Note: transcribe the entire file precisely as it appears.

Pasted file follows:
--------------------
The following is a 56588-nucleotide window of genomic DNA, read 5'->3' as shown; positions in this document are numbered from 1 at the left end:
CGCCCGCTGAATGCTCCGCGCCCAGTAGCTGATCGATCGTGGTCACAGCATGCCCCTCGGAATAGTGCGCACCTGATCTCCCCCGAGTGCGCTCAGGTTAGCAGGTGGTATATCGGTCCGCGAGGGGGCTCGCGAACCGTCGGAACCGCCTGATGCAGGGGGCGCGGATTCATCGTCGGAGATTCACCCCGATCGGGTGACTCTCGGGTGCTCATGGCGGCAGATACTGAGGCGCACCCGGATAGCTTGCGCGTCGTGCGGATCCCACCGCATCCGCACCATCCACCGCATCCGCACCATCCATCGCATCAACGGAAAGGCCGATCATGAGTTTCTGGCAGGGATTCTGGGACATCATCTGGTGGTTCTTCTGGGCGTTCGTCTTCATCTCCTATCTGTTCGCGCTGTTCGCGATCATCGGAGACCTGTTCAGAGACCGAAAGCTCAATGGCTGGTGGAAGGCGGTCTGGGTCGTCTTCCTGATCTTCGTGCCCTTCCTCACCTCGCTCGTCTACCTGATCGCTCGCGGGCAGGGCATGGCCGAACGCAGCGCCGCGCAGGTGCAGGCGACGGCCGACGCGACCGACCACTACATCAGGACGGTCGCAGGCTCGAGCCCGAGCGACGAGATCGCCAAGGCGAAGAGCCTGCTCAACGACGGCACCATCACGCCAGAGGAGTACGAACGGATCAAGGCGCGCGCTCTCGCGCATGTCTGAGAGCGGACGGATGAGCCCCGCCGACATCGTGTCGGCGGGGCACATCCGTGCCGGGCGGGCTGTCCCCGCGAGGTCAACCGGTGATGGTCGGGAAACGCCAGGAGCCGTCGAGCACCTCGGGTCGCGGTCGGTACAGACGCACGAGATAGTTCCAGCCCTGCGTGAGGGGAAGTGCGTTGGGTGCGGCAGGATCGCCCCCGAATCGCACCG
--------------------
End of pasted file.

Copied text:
The following is a 56588-nucleotide window of genomic DNA, read 5'->3' as shown; positions in this document are numbered from 1 at the left end:
CGCCCGCTGAATGCTCCGCGCCCAGTAGCTGATCGATCGTGGTCACAGCATGCCCCTCGGAATAGTGCGCACCTGATCTCCCCCGAGTGCGCTCAGGTTAGCAGGTGGTATATCGGTCCGCGAGGGGGCTCGCGAACCGTCGGAACCGCCTGATGCAGGGGGCGCGGATTCATCGTCGGAGATTCACCCCGATCGGGTGACTCTCGGGTGCTCATGGCGGCAGATACTGAGGCGCACCCGGATAGCTTGCGCGTCGTGCGGATCCCACCGCATCCGCACCATCCACCGCATCCGCACCATCCATCGCATCAACGGAAAGGCCGATCATGAGTTTCTGGCAGGGATTCTGGGACATCATCTGGTGGTTCTTCTGGGCGTTCGTCTTCATCTCCTATCTGTTCGCGCTGTTCGCGATCATCGGAGACCTGTTCAGAGACCGAAAGCTCAATGGCTGGTGGAAGGCGGTCTGGGTCGTCTTCCTGATCTTCGTGCCCTTCCTCACCTCGCTCGTCTACCTGATCGCTCGCGGGCAGGGCATGGCCGAACGCAGCGCCGCGCAGGTGCAGGCGACGGCCGACGCGACCGACCACTACATCAGGACGGTCGCAGGCTCGAGCCCGAGCGACGAGATCGCCAAGGCGAAGAGCCTGCTCAACGACGGCACCATCACGCCAGAGGAGTACGAACGGATCAAGGCGCGCGCTCTCGCGCATGTCTGAGAGCGGACGGATGAGCCCCGCCGACATCGTGTCGGCGGGGCACATCCGTGCCGGGCGGGCTGTCCCCGCGAGGTCAACCGGTGATGGTCGGGAAACGCCAGGAGCCGTCGAGCACCTCGGGTCGCGGTCGGTACAGACGCACGAGATAGTTCCAGCCCTGCGTGAGGGGAAGTGCGTTGGGTGCGGCAGGATCGCCCCCGAATCGCACCG